Followed by your reply:
"Yeah, good one, and... uh... well, your [sic] stupid so there. Actually, I wish I had more to say on this point but since you don't provide any evidence, quotes, articles, or anything like that, I guess I will leave it at that."
Well, maybe Edgar was stupid enough to think you were not so stupid as to forget that in your final comment to Frank you said:
“Pipes has gone out of his way in almost every discussion to remind people that he is far from "anti-Muslim."
Sounds like a quote in evidence of your having claimed that Daniel Pipes is not anti-Moslem because he says he isn’t. But maybe I’m just stupid. Maybe Nixon never said he was a crook before Ford pardoned him. Maybe Clinton never said he never had relations with “that woman” before youthfully indiscrete Henry Hyde said otherwise. Maybe Bush never said “we don't do nation-building” before sending 100,000 troops to Iraq to not try to not do nation-building. Maybe Sharon’s government never said Arafat was irrelevant, before today's “ultimatum” to Arafat. Maybe history is just what you feel like making it up to be. Didn’t realize I was so stupid as to think otherwise.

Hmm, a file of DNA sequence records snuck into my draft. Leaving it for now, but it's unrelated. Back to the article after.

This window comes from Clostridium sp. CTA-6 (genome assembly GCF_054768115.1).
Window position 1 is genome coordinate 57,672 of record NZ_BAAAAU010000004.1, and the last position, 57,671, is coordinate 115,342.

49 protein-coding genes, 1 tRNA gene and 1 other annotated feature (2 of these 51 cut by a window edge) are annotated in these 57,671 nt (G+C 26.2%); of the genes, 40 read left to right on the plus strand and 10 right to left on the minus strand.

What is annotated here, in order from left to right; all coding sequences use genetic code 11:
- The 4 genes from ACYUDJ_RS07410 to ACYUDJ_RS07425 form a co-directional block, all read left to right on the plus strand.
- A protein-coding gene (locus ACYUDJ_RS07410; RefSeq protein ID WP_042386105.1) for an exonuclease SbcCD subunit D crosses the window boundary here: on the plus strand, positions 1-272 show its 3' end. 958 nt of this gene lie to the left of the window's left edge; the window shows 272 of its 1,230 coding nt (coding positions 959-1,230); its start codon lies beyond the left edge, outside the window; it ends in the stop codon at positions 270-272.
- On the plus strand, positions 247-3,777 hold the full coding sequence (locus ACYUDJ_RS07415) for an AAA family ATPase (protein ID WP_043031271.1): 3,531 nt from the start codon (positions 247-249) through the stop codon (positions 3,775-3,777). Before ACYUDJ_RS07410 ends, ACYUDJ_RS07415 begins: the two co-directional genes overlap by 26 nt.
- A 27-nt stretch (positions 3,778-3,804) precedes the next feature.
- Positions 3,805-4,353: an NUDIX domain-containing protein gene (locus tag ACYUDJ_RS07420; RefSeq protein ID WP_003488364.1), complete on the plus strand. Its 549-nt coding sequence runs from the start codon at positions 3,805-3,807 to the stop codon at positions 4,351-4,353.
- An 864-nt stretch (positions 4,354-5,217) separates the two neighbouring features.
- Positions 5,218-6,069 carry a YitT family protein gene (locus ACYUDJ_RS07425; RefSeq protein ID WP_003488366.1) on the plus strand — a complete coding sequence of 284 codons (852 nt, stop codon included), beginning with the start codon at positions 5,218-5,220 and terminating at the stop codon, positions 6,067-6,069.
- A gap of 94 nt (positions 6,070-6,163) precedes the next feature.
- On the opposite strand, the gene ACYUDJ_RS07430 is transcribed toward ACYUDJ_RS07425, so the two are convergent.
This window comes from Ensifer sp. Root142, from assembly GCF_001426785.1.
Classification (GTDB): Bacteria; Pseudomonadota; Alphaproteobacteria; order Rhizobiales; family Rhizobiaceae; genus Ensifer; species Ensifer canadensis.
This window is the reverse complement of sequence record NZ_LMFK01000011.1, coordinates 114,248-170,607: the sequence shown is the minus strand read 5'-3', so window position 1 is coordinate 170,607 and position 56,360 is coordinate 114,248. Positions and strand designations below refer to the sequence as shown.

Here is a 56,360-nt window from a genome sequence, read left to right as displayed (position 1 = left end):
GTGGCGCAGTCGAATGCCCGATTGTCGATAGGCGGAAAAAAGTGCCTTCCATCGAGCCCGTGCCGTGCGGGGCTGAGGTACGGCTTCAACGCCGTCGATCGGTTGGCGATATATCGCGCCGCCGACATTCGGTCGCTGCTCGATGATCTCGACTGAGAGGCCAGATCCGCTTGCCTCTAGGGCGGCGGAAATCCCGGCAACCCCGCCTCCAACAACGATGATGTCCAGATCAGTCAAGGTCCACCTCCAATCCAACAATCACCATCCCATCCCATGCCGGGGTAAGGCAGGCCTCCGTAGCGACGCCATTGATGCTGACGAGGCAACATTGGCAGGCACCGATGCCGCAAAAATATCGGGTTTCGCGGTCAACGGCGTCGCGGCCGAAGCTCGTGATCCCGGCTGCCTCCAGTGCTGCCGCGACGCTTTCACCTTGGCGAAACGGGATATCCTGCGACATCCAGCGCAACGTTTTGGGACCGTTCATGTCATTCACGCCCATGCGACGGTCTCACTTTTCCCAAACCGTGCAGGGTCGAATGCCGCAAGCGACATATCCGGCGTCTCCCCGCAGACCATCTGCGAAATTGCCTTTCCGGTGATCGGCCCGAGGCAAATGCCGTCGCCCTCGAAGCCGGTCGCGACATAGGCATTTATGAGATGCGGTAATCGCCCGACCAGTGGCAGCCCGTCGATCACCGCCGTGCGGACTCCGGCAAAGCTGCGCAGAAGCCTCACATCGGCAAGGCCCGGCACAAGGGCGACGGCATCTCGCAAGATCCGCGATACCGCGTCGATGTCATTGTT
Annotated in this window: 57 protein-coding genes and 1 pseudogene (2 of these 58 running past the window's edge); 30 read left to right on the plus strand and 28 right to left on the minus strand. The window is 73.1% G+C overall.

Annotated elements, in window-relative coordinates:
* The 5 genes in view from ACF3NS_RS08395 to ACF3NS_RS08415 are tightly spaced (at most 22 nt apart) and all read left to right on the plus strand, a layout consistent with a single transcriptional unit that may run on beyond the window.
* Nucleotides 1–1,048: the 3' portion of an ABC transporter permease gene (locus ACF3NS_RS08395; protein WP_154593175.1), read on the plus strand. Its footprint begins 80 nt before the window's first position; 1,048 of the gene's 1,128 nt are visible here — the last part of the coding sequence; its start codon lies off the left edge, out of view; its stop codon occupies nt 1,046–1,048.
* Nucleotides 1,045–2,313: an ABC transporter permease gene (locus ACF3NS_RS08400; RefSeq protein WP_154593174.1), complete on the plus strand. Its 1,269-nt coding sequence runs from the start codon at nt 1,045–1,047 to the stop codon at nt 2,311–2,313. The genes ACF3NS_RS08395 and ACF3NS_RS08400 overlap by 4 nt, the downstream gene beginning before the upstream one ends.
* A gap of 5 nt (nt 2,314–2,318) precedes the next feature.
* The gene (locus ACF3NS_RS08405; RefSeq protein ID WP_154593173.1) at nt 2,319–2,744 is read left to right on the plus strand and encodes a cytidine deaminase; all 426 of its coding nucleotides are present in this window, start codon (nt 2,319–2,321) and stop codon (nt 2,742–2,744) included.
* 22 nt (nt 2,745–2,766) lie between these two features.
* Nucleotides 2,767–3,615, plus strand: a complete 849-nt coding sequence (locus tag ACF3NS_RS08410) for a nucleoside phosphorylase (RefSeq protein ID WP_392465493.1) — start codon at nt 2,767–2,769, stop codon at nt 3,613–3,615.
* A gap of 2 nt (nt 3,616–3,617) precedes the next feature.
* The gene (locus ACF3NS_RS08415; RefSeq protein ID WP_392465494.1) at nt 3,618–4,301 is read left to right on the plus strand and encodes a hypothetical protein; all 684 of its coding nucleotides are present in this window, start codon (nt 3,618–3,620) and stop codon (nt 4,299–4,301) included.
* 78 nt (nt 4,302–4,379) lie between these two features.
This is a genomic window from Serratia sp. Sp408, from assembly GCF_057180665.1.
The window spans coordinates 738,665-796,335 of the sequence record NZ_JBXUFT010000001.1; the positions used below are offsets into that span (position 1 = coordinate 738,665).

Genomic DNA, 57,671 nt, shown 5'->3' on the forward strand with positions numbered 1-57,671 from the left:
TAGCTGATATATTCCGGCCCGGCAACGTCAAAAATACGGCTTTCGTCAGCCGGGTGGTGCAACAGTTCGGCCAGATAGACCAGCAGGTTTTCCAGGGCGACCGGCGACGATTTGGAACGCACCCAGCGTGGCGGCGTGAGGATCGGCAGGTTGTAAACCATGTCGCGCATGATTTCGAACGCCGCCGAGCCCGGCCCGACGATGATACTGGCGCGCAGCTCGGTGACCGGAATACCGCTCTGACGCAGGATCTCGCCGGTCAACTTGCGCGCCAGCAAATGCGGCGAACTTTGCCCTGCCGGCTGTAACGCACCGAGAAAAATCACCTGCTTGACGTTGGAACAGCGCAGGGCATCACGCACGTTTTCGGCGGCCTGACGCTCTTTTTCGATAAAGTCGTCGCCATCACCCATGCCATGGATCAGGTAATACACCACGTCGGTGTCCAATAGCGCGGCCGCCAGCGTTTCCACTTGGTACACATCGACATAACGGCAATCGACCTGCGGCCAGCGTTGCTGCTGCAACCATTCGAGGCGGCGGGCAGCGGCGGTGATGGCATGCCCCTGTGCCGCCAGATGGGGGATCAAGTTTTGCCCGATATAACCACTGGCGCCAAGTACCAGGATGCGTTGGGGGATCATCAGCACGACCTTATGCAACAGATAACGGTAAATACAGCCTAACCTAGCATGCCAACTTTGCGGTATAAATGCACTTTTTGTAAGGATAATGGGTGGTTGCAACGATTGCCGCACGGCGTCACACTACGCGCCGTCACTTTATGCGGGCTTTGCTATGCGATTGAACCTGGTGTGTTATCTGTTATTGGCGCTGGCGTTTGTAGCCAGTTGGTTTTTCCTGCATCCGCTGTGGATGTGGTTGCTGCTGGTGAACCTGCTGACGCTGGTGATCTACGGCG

By the way what was THE “conflict" with "militant Islam", you wanted to make up ? Saddam the militant Islamist attacking Khomeini the atheist? Troops of Sharon, the great non-militant, bulldozing American protesters to death, murdering European Red Cross workers, and desecrating sites in the Islamic holy city of Bethlehem ? Or maybe you were thinking of 9-11. All those brave NYC firemen in a conflict against militant flames, rescuing lives threatened by inhaling militant smoke caused by Arafat’s Iraqis crashing those planes in the WTC while our fearless President battled militant pretzels in an undisclosed location. Hard to follow your fictions, I mean history, if you don't tell us what they are, especially when we are all so stupid.
C.R.W. - 12/18/2003
Well as long as we're going to be merely speculative, I think I have a stronger basis upon which to believe that two separate independent states are not his "terms."
Fred Ferrel - 12/18/2003
That is a more advanced question, C..
Since Arafat is hardly ever discussed in an intelligent and objective manner on this website, answering your latest query requires thinking "outside the box". I would speculate that Arafat, like Sharon, prefers no resolution to a resolution on the other man's terms. Do you have a different speculation ?
Incidentally, neither I nor Yossi Beilin, nor Lech Walesa, nor Colin Powell are "Israel-bashers". If you want to play Q&A, let's hold off on unsubstantiated allegations towards each other, please.
Caleb - 12/18/2003
1) "Frank is spot on with his intimation that Daniel Pipes’ non-definition of militant Islam is a conscious attempt at maintaining wiggle room for demagoguery."